Top 4 Common Arrow Impact Faults And How To Fix Them

by | Dec 30, 2022

You may be getting your shots on target, but why are they hitting high and left, or low and to the right? Or above and below the target? There are 4 common arrow impact faults that are surprisingly easy to rectify.

Shots that impact high, low, left and right are usually down to subtle, uneven changes in pressure, either on the string or on the grip; drawing back too little or too far, as well as an inconsistent anchor point.

Consistency in archery is everything, from bow hand position to string alignment, the slightest deviation can have a massive impact down range at the target.

Whatever direction your arrows are heading in, there are many elements that can affect where your groupings are heading. In this article, we’ll look at the main four impact faults and the steps you can take to avoid them.

The Top 4 Common Arrow Impact Faults And How To Fix Them

A lot of the below issues relate to recurve archery, but you will find that they are also relevant to compound archery, especially if you have issues with bow hand position or bow arm issues.

For this article, we’re going to assume that you’ve tuned your arrows in and your arrow spine is matched correctly to your bow.

If you’re interested in learning how to bare-shaft tune your arrows, then you might like to read this article

1. High Impact

Grip – One of the main causes of a high shot is that you are applying too much pressure at the bottom of your grip. This will cause the bow to rock back and kick up, sending the arrow high.

String Pressure – The other main reason you could be sending your arrows high is the change in position of the fingers on the string and the uneven pressure from the fingers on the string.

If you have a tendency to curl more on the index finger, this could be the reason your arrows are hitting high.

Inconsistent Draw Length – if you’re shooting bare-bow without a clicker, you might be pulling more draw length than you normally would. More draw length means more power behind the arrow which will make the arrow fly faster, and consequently higher.

Adding even just an inch to your draw length at around 28 inches will increase the poundage of the bow by 2lb. And while that may not seem like a lot, at distances of 50, 70 and 90 metres, it’s enough to cause your arrows to hit high.

Archery Draw Length

Even a quarter-inch difference will add 4oz to the draw weight, and considering that arrows barely weigh 4oz, that translates to quite a significant increase. These small changes will magnify into huge changes at the point of impact on the target.

Consider using a clicker for that extra consistency on your draw length.

Your Teeth Aren’t Touching – If you anchor at full draw just underneath your jaw, then keeping your jaw open can affect the angle and consistency of your shot.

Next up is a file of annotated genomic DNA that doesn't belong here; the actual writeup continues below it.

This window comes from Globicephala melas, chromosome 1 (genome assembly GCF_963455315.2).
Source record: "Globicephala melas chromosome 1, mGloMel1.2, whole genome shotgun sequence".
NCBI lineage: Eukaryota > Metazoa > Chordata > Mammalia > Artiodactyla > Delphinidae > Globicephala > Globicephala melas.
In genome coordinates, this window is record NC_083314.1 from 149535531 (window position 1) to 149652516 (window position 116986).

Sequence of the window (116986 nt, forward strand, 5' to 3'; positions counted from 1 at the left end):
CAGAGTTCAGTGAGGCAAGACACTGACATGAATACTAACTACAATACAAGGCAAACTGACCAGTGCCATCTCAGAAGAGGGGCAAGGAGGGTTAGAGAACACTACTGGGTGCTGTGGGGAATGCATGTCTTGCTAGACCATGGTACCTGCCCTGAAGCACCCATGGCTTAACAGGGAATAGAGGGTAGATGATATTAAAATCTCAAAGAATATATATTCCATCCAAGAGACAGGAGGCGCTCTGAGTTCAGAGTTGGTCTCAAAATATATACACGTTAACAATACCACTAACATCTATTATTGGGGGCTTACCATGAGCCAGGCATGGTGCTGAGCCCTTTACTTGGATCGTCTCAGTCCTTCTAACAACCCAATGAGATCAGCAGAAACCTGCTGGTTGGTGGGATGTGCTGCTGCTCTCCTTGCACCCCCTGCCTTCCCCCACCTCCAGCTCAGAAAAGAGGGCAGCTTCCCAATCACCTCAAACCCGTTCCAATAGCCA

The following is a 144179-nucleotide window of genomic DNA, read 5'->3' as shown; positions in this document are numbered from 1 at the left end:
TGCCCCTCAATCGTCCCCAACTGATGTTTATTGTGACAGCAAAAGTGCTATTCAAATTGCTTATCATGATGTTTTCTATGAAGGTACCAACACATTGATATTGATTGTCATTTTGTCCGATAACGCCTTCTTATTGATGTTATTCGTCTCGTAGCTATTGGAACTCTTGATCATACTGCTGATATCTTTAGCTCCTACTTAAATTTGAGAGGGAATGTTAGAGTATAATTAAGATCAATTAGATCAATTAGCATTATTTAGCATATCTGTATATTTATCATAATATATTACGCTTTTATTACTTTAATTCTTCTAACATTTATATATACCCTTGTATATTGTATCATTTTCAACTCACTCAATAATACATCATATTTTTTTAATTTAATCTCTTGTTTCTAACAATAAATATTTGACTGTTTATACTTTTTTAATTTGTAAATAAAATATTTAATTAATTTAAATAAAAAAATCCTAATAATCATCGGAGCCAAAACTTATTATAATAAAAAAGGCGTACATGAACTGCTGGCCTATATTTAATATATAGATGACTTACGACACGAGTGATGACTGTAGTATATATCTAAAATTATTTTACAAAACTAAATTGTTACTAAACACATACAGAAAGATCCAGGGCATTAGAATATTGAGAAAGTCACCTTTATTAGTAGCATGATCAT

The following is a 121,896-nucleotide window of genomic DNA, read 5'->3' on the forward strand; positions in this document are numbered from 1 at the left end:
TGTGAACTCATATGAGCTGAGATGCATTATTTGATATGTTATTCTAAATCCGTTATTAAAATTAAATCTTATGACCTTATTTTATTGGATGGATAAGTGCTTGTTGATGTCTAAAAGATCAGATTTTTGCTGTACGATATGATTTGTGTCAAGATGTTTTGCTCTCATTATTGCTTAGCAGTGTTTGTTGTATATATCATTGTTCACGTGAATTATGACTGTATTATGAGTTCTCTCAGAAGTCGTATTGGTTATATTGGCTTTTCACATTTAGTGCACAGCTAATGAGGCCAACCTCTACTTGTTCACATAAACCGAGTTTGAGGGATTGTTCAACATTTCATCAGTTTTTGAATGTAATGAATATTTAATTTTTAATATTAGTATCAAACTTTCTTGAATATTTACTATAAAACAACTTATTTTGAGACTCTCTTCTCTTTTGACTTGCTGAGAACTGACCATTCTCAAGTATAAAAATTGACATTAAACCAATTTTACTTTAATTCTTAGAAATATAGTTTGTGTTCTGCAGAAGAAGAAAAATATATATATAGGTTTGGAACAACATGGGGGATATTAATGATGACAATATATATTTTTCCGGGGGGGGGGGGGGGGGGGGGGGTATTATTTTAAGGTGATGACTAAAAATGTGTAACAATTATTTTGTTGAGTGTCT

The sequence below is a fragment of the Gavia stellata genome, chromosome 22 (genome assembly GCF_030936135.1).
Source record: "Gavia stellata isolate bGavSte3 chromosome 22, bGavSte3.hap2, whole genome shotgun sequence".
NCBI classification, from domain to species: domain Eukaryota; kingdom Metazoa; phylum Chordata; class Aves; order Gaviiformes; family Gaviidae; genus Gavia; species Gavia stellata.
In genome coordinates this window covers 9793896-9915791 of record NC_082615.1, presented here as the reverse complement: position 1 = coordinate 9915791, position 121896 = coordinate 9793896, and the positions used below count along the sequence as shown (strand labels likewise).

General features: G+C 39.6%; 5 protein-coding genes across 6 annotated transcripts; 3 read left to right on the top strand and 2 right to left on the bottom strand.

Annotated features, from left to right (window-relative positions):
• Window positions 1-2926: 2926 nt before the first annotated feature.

Keeping your teeth together means that your anchor point will always be consistent, meaning that your shots will land where you want them to.

Wind Direction – If you’re shooting with a tailwind, then your shots will most likely hit high.

2. Low Impact

Mostly doing the opposite of everything that makes your shots hit low.

Grip – More pressure through the top of the grip will cause your arrows to hit low.

String Pressure – Pulling more through the bottom fingers will cause the bow to dip and your shots to land low.

Shorter Draw Length – Similar to adding an inch to your draw length causing your shots to go high, drawing too short can make your arrows hit low.

Bow Arm Position – Dropping your bow arm will cause your shots to drop.

Hitting your Arm or Chest – Any contact with your body from the bowstring can also potentially drop your impact point.

Wind Direction – In general, if you’re shooting into a headwind, your shots will more than likely hit low.

*The following points are for right-handed shooters, so just reverse everything if you shoot left-handed!

3. Right Impact

Canting the Bow – If you cant your bow to the right, chances are that your shots will also hit slightly right.

String Alignment – If you lose your string alignment during the shot and it’s moving over to the left in comparison to where it should be, then your shots will impact to the right.

Your string is essentially your rear sight, so to get those shots on target, it needs position needs to be consistent.

Weak Shots – Weak shots can include plucking the string, collapsing the bow arm and string creeping. All of these have the potential to send your shots to the right.

Try to work on the structure and solidity of your bow arm to drive that bow forward, while making sure that your shot process is dialled in with consistent release and anchor point.

Common arrow impact faults

4. Left Impact

Basically doing the opposite of what causes your shots to go right, plus:

Weak Bow Arm Structure – This is a little contradictory to the above, but if your shoulder tends to be elevated and your elbow rotated up, and you’re in a more defensive posture in relation to the bow as opposed to being more aggressive, then your shots are more than likely going to end up heading left.

This defensive positioning can cause excessive contact of the string with clothing, the inside of your arm, or your chest. All of which will lead to your shots hitting left.

*If you get impact points that are a combination; let’s say a high-left, or a low-right impact, then it will probably be a combination of two of the faults listed above.

Final Thoughts

The best approach to fixing these 4 common arrow impact faults is to monitor how you feel your shot went, verify the impact point, and then make sure what you feel and what you see on the target are speaking the same language.

If one of those two aspects isn’t making any sense, then it’s probably time to revisit the drawing board to sit down and analyse the shot and impact points and try to figure out where the errors are occurring.